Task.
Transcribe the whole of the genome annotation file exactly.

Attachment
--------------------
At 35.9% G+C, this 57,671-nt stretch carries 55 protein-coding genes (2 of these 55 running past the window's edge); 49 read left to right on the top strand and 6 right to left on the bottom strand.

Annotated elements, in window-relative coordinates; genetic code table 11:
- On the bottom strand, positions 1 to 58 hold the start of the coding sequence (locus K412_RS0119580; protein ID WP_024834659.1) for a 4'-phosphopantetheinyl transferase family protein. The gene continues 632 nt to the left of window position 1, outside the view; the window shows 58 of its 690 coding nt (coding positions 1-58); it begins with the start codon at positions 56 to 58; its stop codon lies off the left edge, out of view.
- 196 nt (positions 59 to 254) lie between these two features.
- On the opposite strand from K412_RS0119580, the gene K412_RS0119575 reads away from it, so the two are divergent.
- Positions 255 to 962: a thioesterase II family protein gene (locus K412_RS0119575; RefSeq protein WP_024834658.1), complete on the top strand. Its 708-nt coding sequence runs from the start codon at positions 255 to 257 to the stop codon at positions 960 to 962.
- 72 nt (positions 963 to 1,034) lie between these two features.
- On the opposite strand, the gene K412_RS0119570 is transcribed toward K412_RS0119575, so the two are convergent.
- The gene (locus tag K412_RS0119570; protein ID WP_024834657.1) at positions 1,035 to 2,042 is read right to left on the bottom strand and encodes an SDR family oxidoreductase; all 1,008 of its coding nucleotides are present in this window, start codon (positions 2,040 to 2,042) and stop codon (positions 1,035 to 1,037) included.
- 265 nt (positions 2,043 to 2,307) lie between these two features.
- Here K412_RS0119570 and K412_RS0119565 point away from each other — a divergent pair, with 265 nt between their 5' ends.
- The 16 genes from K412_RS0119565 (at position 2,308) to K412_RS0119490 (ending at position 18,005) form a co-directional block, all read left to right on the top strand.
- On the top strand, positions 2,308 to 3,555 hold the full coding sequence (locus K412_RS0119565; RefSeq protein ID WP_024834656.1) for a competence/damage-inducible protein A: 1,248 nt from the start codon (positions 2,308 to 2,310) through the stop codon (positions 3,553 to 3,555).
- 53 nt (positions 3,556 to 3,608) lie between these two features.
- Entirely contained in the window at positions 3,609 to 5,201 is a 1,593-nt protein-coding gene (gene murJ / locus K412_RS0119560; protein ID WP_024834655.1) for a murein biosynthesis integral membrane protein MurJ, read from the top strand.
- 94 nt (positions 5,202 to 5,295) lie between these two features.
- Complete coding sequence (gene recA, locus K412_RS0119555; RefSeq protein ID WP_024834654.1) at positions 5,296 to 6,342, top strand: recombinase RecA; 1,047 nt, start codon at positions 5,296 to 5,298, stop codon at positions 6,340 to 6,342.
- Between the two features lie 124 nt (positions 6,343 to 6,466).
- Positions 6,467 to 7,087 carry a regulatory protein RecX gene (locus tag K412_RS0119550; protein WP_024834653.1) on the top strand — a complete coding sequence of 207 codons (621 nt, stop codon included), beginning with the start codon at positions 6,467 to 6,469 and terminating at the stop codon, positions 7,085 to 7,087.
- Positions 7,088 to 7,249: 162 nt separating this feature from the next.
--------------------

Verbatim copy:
At 35.9% G+C, this 57,671-nt stretch carries 55 protein-coding genes (2 of these 55 running past the window's edge); 49 read left to right on the top strand and 6 right to left on the bottom strand.

Annotated elements, in window-relative coordinates; genetic code table 11:
- On the bottom strand, positions 1 to 58 hold the start of the coding sequence (locus K412_RS0119580; protein ID WP_024834659.1) for a 4'-phosphopantetheinyl transferase family protein. The gene continues 632 nt to the left of window position 1, outside the view; the window shows 58 of its 690 coding nt (coding positions 1-58); it begins with the start codon at positions 56 to 58; its stop codon lies off the left edge, out of view.
- 196 nt (positions 59 to 254) lie between these two features.
- On the opposite strand from K412_RS0119580, the gene K412_RS0119575 reads away from it, so the two are divergent.
- Positions 255 to 962: a thioesterase II family protein gene (locus K412_RS0119575; RefSeq protein WP_024834658.1), complete on the top strand. Its 708-nt coding sequence runs from the start codon at positions 255 to 257 to the stop codon at positions 960 to 962.
- 72 nt (positions 963 to 1,034) lie between these two features.
- On the opposite strand, the gene K412_RS0119570 is transcribed toward K412_RS0119575, so the two are convergent.
- The gene (locus tag K412_RS0119570; protein ID WP_024834657.1) at positions 1,035 to 2,042 is read right to left on the bottom strand and encodes an SDR family oxidoreductase; all 1,008 of its coding nucleotides are present in this window, start codon (positions 2,040 to 2,042) and stop codon (positions 1,035 to 1,037) included.
- 265 nt (positions 2,043 to 2,307) lie between these two features.
- Here K412_RS0119570 and K412_RS0119565 point away from each other — a divergent pair, with 265 nt between their 5' ends.
- The 16 genes from K412_RS0119565 (at position 2,308) to K412_RS0119490 (ending at position 18,005) form a co-directional block, all read left to right on the top strand.
- On the top strand, positions 2,308 to 3,555 hold the full coding sequence (locus K412_RS0119565; RefSeq protein ID WP_024834656.1) for a competence/damage-inducible protein A: 1,248 nt from the start codon (positions 2,308 to 2,310) through the stop codon (positions 3,553 to 3,555).
- 53 nt (positions 3,556 to 3,608) lie between these two features.
- Entirely contained in the window at positions 3,609 to 5,201 is a 1,593-nt protein-coding gene (gene murJ / locus K412_RS0119560; protein ID WP_024834655.1) for a murein biosynthesis integral membrane protein MurJ, read from the top strand.
- 94 nt (positions 5,202 to 5,295) lie between these two features.
- Complete coding sequence (gene recA, locus K412_RS0119555; RefSeq protein ID WP_024834654.1) at positions 5,296 to 6,342, top strand: recombinase RecA; 1,047 nt, start codon at positions 5,296 to 5,298, stop codon at positions 6,340 to 6,342.
- Between the two features lie 124 nt (positions 6,343 to 6,466).
- Positions 6,467 to 7,087 carry a regulatory protein RecX gene (locus tag K412_RS0119550; protein WP_024834653.1) on the top strand — a complete coding sequence of 207 codons (621 nt, stop codon included), beginning with the start codon at positions 6,467 to 6,469 and terminating at the stop codon, positions 7,085 to 7,087.
- Positions 7,088 to 7,249: 162 nt separating this feature from the next.